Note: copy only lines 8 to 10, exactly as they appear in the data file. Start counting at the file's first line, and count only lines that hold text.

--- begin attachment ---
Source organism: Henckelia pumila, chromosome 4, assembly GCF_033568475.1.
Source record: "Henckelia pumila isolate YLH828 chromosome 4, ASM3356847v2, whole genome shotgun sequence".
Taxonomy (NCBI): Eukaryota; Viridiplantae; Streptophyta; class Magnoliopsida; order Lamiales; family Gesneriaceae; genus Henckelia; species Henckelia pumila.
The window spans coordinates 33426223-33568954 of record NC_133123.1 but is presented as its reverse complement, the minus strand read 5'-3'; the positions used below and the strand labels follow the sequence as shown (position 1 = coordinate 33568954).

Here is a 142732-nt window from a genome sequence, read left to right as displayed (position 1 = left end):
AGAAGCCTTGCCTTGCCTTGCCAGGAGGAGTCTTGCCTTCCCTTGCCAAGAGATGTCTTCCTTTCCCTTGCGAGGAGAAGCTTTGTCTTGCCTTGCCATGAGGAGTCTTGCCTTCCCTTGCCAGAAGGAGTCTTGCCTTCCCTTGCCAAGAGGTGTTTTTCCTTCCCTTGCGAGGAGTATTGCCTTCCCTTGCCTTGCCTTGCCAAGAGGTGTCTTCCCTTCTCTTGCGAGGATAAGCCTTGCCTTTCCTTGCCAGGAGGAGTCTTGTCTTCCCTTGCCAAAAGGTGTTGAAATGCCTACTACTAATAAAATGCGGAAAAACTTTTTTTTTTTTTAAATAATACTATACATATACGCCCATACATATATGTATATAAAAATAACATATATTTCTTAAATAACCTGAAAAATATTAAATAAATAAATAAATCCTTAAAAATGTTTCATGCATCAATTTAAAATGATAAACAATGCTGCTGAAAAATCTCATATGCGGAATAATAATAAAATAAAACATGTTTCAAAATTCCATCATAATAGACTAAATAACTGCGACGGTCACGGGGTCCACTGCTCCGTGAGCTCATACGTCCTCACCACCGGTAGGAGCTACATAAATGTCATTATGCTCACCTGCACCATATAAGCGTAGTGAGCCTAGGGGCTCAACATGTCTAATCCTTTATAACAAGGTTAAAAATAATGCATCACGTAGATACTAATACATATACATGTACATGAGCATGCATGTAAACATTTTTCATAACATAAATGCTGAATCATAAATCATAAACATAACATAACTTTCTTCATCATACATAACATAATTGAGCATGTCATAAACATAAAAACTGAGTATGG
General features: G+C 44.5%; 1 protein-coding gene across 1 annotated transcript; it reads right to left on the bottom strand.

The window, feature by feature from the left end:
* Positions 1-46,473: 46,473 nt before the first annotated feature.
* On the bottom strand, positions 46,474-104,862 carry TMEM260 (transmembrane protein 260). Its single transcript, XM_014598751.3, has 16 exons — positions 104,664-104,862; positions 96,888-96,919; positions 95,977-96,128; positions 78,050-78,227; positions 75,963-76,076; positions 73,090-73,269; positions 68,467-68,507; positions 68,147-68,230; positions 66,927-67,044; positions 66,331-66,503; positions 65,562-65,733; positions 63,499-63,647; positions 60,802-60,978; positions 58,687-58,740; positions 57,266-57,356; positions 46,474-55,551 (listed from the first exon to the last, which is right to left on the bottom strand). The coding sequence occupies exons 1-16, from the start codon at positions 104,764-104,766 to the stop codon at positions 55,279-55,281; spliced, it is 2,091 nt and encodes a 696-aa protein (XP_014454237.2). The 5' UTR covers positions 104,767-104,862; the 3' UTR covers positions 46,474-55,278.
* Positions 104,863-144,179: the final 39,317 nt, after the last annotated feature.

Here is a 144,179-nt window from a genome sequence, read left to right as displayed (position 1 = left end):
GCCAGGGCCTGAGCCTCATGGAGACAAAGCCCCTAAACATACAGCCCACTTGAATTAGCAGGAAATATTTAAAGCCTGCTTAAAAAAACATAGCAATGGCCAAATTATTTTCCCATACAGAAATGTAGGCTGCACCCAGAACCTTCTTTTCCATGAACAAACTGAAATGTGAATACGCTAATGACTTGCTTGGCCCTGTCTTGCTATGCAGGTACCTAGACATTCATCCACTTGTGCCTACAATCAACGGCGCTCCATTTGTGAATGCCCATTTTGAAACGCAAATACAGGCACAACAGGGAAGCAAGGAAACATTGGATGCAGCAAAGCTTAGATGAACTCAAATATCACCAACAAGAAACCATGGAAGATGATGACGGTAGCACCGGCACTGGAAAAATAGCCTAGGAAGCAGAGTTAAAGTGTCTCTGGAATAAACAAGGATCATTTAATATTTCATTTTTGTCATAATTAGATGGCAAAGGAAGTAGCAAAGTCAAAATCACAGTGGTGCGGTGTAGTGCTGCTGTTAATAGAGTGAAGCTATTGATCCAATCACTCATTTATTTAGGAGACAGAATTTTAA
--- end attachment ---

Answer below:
The window, feature by feature from the left end:
* Positions 1-46,473: 46,473 nt before the first annotated feature.
* On the bottom strand, positions 46,474-104,862 carry TMEM260 (transmembrane protein 260). Its single transcript, XM_014598751.3, has 16 exons — positions 104,664-104,862; positions 96,888-96,919; positions 95,977-96,128; positions 78,050-78,227; positions 75,963-76,076; positions 73,090-73,269; positions 68,467-68,507; positions 68,147-68,230; positions 66,927-67,044; positions 66,331-66,503; positions 65,562-65,733; positions 63,499-63,647; positions 60,802-60,978; positions 58,687-58,740; positions 57,266-57,356; positions 46,474-55,551 (listed from the first exon to the last, which is right to left on the bottom strand). The coding sequence occupies exons 1-16, from the start codon at positions 104,764-104,766 to the stop codon at positions 55,279-55,281; spliced, it is 2,091 nt and encodes a 696-aa protein (XP_014454237.2). The 5' UTR covers positions 104,767-104,862; the 3' UTR covers positions 46,474-55,278.